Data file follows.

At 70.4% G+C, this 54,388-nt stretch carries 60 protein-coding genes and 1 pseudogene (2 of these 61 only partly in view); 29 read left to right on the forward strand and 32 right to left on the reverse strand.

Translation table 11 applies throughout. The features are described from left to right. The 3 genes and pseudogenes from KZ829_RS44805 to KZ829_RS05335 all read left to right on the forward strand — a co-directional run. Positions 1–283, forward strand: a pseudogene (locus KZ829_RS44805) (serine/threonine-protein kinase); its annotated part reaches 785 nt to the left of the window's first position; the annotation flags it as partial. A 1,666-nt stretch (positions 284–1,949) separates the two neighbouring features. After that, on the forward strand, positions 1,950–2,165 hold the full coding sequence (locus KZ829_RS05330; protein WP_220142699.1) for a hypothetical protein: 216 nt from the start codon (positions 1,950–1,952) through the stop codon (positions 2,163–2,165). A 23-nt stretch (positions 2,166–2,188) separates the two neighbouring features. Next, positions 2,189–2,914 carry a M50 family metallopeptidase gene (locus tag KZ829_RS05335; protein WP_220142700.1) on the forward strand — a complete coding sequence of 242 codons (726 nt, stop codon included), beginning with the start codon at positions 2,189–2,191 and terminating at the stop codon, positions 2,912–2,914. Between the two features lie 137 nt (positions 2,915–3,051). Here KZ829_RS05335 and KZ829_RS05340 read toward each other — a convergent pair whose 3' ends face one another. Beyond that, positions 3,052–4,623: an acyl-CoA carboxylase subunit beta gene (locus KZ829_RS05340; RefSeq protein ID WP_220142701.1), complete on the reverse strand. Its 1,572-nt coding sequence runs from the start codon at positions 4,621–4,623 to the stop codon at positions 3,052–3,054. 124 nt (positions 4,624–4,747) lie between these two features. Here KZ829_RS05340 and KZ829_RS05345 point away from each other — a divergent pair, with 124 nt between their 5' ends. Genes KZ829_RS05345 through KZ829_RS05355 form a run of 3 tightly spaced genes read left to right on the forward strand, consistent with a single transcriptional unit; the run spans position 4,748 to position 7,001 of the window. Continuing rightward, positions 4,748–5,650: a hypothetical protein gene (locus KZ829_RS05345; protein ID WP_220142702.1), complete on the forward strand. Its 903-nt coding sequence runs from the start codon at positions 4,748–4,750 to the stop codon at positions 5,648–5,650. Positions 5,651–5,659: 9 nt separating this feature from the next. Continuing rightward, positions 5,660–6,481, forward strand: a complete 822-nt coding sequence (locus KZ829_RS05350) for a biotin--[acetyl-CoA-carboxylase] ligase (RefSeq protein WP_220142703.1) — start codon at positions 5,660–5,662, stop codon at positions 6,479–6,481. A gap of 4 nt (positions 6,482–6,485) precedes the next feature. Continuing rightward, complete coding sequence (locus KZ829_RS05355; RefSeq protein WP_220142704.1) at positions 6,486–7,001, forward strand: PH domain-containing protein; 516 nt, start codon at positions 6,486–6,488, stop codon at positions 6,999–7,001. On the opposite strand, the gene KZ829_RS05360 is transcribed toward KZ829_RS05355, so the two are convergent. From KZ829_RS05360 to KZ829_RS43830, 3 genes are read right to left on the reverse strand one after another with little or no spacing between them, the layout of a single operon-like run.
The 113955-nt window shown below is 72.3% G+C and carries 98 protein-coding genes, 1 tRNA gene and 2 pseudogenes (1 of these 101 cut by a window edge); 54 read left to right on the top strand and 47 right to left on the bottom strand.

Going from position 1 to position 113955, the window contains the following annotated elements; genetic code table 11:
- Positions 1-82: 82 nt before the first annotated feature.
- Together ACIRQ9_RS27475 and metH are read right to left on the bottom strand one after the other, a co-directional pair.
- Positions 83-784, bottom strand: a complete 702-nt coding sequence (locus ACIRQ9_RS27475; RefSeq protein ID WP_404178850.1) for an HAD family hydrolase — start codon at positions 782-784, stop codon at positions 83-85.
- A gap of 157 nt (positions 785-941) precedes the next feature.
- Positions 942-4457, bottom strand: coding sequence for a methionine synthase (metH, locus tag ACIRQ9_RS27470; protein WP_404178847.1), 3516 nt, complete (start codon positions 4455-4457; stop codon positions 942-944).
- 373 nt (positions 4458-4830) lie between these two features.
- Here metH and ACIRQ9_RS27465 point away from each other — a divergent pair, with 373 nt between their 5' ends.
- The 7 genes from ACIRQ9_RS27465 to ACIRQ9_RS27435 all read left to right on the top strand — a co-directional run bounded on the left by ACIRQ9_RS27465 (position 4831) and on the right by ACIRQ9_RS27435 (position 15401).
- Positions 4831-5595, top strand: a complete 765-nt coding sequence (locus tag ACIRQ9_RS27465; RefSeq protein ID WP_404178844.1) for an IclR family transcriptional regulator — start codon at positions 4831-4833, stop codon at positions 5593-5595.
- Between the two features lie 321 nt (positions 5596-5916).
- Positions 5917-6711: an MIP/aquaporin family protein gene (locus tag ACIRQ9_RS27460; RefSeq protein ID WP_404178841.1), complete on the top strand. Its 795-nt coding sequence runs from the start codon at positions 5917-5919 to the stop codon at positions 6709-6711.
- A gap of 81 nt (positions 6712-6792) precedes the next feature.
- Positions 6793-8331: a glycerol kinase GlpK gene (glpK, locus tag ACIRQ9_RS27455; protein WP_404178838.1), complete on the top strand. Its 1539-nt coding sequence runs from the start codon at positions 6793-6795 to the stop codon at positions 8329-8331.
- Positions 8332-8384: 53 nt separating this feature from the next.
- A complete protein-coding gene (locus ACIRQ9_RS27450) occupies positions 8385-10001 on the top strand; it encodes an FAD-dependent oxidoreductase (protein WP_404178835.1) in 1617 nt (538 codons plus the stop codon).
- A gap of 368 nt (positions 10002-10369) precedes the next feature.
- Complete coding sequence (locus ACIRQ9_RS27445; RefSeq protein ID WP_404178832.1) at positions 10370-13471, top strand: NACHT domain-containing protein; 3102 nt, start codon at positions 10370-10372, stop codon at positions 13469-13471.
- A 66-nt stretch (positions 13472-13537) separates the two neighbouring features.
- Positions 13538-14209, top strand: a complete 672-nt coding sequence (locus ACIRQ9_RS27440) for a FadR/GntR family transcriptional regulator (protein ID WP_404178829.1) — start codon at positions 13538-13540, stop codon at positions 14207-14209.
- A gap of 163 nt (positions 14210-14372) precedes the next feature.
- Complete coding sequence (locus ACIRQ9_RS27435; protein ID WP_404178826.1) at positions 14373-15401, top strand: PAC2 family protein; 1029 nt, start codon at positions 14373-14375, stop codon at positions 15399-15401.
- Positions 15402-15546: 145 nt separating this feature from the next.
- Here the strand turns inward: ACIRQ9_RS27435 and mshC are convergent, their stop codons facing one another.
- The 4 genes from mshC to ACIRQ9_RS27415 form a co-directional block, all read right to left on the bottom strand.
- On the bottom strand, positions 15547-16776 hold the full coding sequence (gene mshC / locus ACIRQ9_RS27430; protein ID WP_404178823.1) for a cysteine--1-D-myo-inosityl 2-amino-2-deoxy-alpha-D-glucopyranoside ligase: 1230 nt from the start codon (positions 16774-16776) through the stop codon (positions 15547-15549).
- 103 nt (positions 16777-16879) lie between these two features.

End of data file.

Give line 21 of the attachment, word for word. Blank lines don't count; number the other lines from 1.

- Complete coding sequence (locus ACIRQ9_RS27445; RefSeq protein ID WP_404178832.1) at positions 10370-13471, top strand: NACHT domain-containing protein; 3102 nt, start codon at positions 10370-10372, stop codon at positions 13469-13471.